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Obama tends to hold back. But he’s getting aggressive for the midterms.

He slammed Trump for “constant fear-mongering” at a fiery campaign rally in Florida on Friday.

Former President Obama Campaigns For Florida Democrats Gillum And Nelson In Miami
Former US President Barack Obama speaks during a rally to support Florida Democratic gubernatorial candidate Andrew Gillum and US Sen. Bill Nelson (D-FL) as part of the former president’s premidterms push.
Joe Raedle/Getty Images

Former President Barack Obama and his successor Donald Trump went head to head in dueling rallies on Friday, swapping sharp insults as they made their closing pitches to voters in the final days before the high-stakes 2018 midterm elections.

Speaking at a campaign rally in Miami for Democratic gubernatorial candidate Andrew Gillum and Sen. Bill Nelson (D-FL), Obama bluntly accused Trump of lying and sowing division in a nation racked by polarization. Obama only recently decided to stop holding back, and at Friday’s rally the former president called Trump’s “constant fear-mongering” a desperate attempt to mobilize Republican voters.

”When words don’t mean anything, when truth doesn’t matter, when people can just lie with abandon, democracy can’t work,” Obama said.

Obama also slammed Trump and Republicans for manufacturing a crisis around a caravan of Central American refugees traveling toward the US.

“We have seen repeated attempts to divide us with rhetoric designed to make us angry and make us fearful, that’s designed to exploit our history of racial and ethnic and religious division,” he said.

When pro-Trump hecklers began harassing him at various points during the rally, Obama seemed to relish the opportunity to respond.

”Why is it that the folks that won the last election are so mad all the time?” he said, to applause and laughter from the crowd. “When I won the presidency, at least my side felt pretty good.”

“You know what, it’s an old playbook,” Obama said. “It’s one that the powerful and privileged turn to whenever control starts slipping away.”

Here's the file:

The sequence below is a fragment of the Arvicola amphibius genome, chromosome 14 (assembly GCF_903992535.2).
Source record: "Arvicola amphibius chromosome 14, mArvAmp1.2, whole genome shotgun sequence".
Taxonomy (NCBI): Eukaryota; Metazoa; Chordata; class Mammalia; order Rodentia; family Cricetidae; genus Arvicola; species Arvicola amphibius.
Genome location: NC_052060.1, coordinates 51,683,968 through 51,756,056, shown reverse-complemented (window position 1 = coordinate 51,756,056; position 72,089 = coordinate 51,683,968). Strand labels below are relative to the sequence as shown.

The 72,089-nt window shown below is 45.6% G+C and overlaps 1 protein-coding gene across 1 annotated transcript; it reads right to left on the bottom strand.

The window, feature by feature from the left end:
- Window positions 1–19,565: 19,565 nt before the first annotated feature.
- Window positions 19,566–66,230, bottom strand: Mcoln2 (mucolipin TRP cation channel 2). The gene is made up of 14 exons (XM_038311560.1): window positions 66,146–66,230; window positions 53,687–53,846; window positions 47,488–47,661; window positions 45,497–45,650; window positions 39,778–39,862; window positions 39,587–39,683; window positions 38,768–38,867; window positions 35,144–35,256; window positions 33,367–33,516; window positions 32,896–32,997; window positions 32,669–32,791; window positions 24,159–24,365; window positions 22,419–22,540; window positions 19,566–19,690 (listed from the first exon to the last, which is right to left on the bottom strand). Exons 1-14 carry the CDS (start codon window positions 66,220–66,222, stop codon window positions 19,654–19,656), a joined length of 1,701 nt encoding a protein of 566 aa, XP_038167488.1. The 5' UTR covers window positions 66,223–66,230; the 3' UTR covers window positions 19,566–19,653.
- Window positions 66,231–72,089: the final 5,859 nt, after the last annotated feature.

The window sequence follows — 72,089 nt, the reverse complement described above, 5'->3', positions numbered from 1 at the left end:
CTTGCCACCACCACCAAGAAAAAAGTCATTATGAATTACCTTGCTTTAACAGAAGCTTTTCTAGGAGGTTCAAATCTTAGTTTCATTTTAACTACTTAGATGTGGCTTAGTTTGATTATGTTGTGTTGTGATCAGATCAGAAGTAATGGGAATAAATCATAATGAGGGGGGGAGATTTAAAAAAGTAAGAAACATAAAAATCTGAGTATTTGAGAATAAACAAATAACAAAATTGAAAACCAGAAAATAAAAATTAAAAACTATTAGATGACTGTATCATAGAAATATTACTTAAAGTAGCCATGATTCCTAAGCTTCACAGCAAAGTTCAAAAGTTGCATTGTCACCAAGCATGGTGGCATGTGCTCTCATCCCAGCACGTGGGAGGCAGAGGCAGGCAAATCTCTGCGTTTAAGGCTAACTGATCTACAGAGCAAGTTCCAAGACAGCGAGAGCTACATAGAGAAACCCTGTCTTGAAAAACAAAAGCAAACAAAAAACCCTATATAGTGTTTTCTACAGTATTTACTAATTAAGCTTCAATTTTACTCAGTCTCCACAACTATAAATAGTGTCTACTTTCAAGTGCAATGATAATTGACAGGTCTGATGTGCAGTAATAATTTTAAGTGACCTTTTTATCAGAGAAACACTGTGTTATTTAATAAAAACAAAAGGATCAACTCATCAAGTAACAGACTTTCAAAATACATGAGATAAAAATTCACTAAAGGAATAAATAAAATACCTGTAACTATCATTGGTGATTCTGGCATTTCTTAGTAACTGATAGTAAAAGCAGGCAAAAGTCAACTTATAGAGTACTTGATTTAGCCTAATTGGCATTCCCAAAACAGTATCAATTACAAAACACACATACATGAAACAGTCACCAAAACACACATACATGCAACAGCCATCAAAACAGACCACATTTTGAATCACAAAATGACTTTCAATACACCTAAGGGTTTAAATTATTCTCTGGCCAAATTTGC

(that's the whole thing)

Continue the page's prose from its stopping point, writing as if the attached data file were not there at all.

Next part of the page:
“They’ll get folks riled up just to protect their power and their privilege, even when it hurts the country, even when it puts people at risk,” he added.

At a rally in West Virginia, Trump said that he had watched Obama’s speech, and then slammed Obama’s legacy.

“Lie after lie, broken promise after broken promise. That’s what he did,” Trump said.

Trump is pursuing an aggressive premidterms push of his own: He will have spoken at more than 30 rallies in the past five weeks before the election; 10 were in the past two weeks alone.

Later, while speaking at another rally in Indianapolis, Trump brought up Obama’s speech again and fixated on the size of the crowd he drew.

“I watched him speak today, he had a very small crowd, they don’t talk about that, and they never talk about how big our crowds are,” Trump said.

Obama’s done holding back

For the past two years Obama has generally chosen to stay out of the public arena, observing the tradition of nonpartisan respect former presidents offer each other and their successors. While he has endorsed Democratic candidates, helped with fundraising efforts, and given occasional speeches, he’s tended to shy away from blunt and public politicking. Up until mid-October, he had held just three campaign events in 2018.

He reportedly didn’t want to eclipse the next generation of Democratic leaders.

But in the final weeks before the midterms, that deference has been outweighed as the stakes became clearer. Obama has ramped up his appearance at campaign events — later on Friday, he hit the trail in Georgia for the Democratic gubernatorial candidate Stacey Abrams — and hasn’t held back from fierce partisan criticism.

“This November’s elections are more important than any I can remember in my lifetime,” Obama said during his rally for Abrams.

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